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Has born-to-be-wild Dennis Hopper gone mild?

Has born-to-be-wild Dennis Hopper gone mild? How the ’60s hippie icon got drafted to play a gruff Colonel in NBC’s new Pentagon drama

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Dennis Hopper — Mr. Easy Rider, icon of the ’60s counterculture, gonzo-est of the Hollywood gonzo — is pretty near the last man you’d expect to be leading an Army band through the halls of the Pentagon. And yet there he is, medals across his chest, waving his arms with wild-eyed glee and yelling ”Brromp! Bomp! Bomp!” like John Philip Sousa on speed. Donald Rumsfeld never imagined this in his weirdest dreams.

Hopper is not in the actual Pentagon, just a faithful re-creation of it on a Los Angeles soundstage, where he’s filming the third episode of NBC’s new drama E-Ring. In the series, executive-produced by Jerry Bruckheimer, Hopper plays Eli McNulty, a colonel in the Army’s special-ops department who helps the hotheaded Major J.T. Tisnewski (Benjamin Bratt) navigate Pentagon politics and resolve whatever geopolitical crises arise. ”McNulty’s a nasty piece of work,” says Hopper. ”He’s crusty and a bit mad, but his intentions are right on.”

Hopper’s 50-year, 119-movie career has been one of the strangest and most unpredictable in Hollywood history. In the public’s imagination — and in riveting performances in films like Apocalypse Now, Blue Velvet, and Speed — he’s been a visionary and a psycho, a hero and a punchline, a survivor and a drug casualty. The fact that he is now, at age 69, playing a decorated military man in a network series somehow seems both perfect and totally nuts. ”That’s the fun of it,” says Bruckheimer. ”You don’t expect Dennis to be there — and there he is.”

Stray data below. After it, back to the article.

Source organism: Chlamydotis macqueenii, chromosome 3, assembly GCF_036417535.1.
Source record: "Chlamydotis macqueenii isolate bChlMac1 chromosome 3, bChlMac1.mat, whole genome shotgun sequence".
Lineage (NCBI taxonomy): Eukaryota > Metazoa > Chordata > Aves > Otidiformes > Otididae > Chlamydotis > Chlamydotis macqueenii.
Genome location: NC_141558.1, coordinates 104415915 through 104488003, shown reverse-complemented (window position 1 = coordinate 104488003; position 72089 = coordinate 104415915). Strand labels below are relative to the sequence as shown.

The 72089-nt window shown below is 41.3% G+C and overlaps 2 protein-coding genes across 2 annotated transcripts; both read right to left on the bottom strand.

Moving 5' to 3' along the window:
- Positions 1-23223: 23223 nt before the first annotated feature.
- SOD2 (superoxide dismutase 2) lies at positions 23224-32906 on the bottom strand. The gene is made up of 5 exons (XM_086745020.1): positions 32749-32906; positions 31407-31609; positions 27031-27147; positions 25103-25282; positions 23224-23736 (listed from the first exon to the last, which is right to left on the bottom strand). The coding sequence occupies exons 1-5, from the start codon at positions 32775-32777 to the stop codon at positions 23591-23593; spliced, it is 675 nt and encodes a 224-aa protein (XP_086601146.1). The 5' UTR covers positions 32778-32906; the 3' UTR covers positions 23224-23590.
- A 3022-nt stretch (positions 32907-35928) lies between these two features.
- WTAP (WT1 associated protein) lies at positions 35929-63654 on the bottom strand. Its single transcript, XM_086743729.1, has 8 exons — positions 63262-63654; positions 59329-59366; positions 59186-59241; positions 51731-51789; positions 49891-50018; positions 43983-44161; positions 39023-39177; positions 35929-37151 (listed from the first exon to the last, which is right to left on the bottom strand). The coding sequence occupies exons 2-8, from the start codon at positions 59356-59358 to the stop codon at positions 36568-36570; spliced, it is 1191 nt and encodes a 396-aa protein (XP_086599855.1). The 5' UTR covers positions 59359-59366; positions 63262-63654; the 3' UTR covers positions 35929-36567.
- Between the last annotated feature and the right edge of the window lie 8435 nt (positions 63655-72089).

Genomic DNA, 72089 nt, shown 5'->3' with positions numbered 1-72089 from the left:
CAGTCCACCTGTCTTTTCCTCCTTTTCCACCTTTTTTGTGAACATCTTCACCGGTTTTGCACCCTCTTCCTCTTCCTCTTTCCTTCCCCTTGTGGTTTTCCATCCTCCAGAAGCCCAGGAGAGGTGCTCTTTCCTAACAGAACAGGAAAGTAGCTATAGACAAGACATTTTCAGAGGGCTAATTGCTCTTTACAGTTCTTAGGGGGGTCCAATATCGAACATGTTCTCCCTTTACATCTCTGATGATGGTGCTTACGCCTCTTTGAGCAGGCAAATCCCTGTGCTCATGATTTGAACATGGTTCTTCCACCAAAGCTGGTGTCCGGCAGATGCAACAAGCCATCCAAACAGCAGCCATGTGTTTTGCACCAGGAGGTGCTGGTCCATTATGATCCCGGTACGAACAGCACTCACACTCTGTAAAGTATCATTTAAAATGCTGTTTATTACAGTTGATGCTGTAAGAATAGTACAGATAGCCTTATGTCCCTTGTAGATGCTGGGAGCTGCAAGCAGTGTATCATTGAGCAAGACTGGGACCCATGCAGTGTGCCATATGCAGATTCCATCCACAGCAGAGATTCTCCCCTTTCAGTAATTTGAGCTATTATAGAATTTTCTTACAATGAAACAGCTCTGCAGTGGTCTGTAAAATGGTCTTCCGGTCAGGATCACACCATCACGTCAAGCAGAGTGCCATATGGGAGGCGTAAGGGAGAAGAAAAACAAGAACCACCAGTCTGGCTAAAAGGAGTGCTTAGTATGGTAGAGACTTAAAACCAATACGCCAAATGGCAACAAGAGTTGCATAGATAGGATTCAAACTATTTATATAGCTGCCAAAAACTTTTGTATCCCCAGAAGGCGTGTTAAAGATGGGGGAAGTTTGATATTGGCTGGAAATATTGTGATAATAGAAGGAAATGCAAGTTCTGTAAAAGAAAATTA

The latest turn in Hopper’s career started at an Academy Awards party early this year. Hopper struck up a conversation with director Taylor Hackford, who had helmed the Oscar-nominated Ray and was about to start work on E-Ring‘s pilot. ”Taylor said, ‘Wow, you look really good. Have you ever thought of doing episodic television?”’ Hopper recalls as he smokes a cigar on a Sunday afternoon at a Venice Beach restaurant. ”I said, ‘Absolutely f—ing not.”’

In fact, Hopper has done TV, most recently a 2002 stint on 24 as a favor to his friend Kiefer Sutherland. Early in his career he also appeared on shows like Wagon Train, The Twilight Zone, and The Rifleman — and he felt lucky to have broken into movies. ”Lots of people died in TV,” he says. The truth is, the medium doesn’t particularly appeal to him: ”My wife watches Desperate Housewives, Sex and the City, The Sopranos, whatever,” he says, referring to his fifth wife, Victoria Duffy, 37, with whom he has his fourth child, a 2-year-old girl. ”I’m a news nut and I watch sports. I watch The Golf Channel.”

But the relevance of E-Ring — and his mere 15-minute commute to the set — won Hopper over. And while the series has to face off against ABC’s juggernaut Lost, Hopper is optimistic about its prospects: ”I would think people would really want to know, especially at this period of time, how the Pentagon works. And this show isn’t pussyfooting. It’s going to be a real eye-opener for people.”